The UN process has largely ignored the production of fossil fuels. That can, and must, change
By Niklas Hagelberg and Cleo Verkuijl
WED, DEC 11 2019-theG&BJournal- As ministers gather for a high-level discussion on ambition at the climate talks in Madrid today, the stakes are high.
The UN Environment Programme (Unep) recently warned emissions will need to be cut by 7.6% a year for the next decade to meet the 1.5C Paris target.
But it’s not just countries’ emissions reductions plans that are dangerously out of step with Paris goals. In our recent Production Gap Report, the Stockholm Environment Institute, four other leading research institutions, and Unep show that countries are planning to produce more than double the fossil fuels than can be used if we are to keep global heating below 1.5C.
This alarming discrepancy suggests countries need to do more to bring their fossil fuel extraction planning in line with climate goals.
So far, climate policy has paid limited attention to fossil fuel production. But as highlighted in side events in Madrid over the past days, policy solutions are gaining traction. Countries such as Costa Rica and New Zealand have already taken proactive steps to wind down extraction of oil and gas. This year’s Cop host, Spain, is a great example of a country that is closing its coal industry, while helping to ensure a just transition for affected workers and communities.
It’s time for this type of action to go global. The solutions are ready and available; what’s missing is the international cooperation that will not just meet the scale of the problem, but also ensure more ambitious and equitable outcomes.
Although fossil fuels have been largely absent from the UN climate talks’ agenda to date, the Paris Agreement offers many inroads to bring fossil fuels into the conversation, and ensure governments take action to address the production gap.
So how can the UN climate process help?
The first step is for countries to build transparency around fossil fuel plans and extraction. Unlike on the emissions side, there is currently no requirement for countries to share information about their current or planned fossil fuel extraction levels. But countries are still free to voluntarily report this information to the UN climate process. Doing so is critical to ensure that these plans become aligned with Paris goals.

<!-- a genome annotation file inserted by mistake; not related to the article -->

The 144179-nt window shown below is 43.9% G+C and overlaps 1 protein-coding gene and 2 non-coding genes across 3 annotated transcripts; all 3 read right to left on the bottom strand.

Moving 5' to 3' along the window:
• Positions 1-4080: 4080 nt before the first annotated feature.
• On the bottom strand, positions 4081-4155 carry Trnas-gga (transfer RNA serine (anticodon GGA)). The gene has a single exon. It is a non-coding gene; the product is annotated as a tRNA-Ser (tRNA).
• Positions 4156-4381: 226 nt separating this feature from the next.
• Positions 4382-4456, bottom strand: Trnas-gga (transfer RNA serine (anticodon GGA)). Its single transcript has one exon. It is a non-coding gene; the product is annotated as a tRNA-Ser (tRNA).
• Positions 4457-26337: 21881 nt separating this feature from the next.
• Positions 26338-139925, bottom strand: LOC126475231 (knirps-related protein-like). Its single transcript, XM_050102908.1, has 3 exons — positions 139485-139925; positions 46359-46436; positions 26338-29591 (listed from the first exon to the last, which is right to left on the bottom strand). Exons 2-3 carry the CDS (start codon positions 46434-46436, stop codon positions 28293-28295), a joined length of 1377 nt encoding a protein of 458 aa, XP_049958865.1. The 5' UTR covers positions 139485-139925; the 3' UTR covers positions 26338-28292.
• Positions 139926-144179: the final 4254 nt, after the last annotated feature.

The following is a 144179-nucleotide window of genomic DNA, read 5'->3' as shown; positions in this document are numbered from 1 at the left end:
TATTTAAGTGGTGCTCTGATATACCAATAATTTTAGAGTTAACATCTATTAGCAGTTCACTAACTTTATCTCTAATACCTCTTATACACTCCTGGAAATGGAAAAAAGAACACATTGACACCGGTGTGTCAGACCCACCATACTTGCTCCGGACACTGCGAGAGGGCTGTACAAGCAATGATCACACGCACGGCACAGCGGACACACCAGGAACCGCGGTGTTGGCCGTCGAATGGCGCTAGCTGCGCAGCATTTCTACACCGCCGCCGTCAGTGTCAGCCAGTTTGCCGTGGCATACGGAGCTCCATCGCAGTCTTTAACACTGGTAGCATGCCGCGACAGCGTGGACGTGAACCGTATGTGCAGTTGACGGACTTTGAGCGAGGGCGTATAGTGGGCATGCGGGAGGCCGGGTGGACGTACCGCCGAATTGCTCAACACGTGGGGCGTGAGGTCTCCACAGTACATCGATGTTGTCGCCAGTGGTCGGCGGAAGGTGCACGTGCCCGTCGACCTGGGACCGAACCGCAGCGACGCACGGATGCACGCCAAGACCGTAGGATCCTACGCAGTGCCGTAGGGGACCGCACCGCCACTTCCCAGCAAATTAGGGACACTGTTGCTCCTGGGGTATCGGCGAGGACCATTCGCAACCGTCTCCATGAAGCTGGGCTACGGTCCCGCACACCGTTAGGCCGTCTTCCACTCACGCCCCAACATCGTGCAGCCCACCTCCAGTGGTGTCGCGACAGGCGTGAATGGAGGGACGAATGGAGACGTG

A vital opportunity is the upcoming 2020 update to countries’ national climate pledges (known as NDCs, or nationally determined contributions). In their updated pledges, countries can and should include commitments to transition away from fossil fuel production. Currently, only two countries – India and Nigeria – have included measures to financially disincentivise, or address public support for, fossil fuel production.
For the longer term, parties can also map out Paris-consistent extraction pathways in long-term low emission development strategies. Such careful planning can help secure a more just, and less costly and socially disruptive transition away from fossil fuels.
Another important step: stopping the flow of public money to fossil fuels. Every year, nearly $1 trillion is invested in new fossil fuel supply infrastructure and governments spend tens of billions of dollars on coal, oil, and gas production subsidies each year.
The Paris Agreement provides the rationale for countries to redirect these investments; one of its aims is to make finance flows consistent with development that is climate-resilient and low in greenhouse gas emissions. In line with this goal, it will also be important to find ways to support countries with fewer resources to achieve a just transition.
Other opportunities also abound. For example, countries can share best practices in transitioning away from fossil fuel production through the UN climate process’ “forum on the impact of the implementation of response measures.” Civil society, subnational authorities and other non-state actors can also promote a transition away from fossil fuels.
Finally, all this work should be considered in the global stocktake of climate progress, the first of which will take place 2023. To what extent are parties aligning fossil fuel production with the global stocktake? What are barriers and best practices? How can this alignment be improved? The outcomes of this stocktake should in turn inform countries’ efforts to accelerate efforts to close the production gap.
From the science community, to climate strikers, calls to bring fossil fuels directly into the climate conversation are loud and clear. It’s up to governments to heed this call.
Niklas Hagelberg is the coordinator of the UN Environment Programme’s subprogramme on climate change. Cleo Verkuijl is a research fellow at the Stockholm Environment Institute. This article is first published in Climate Home News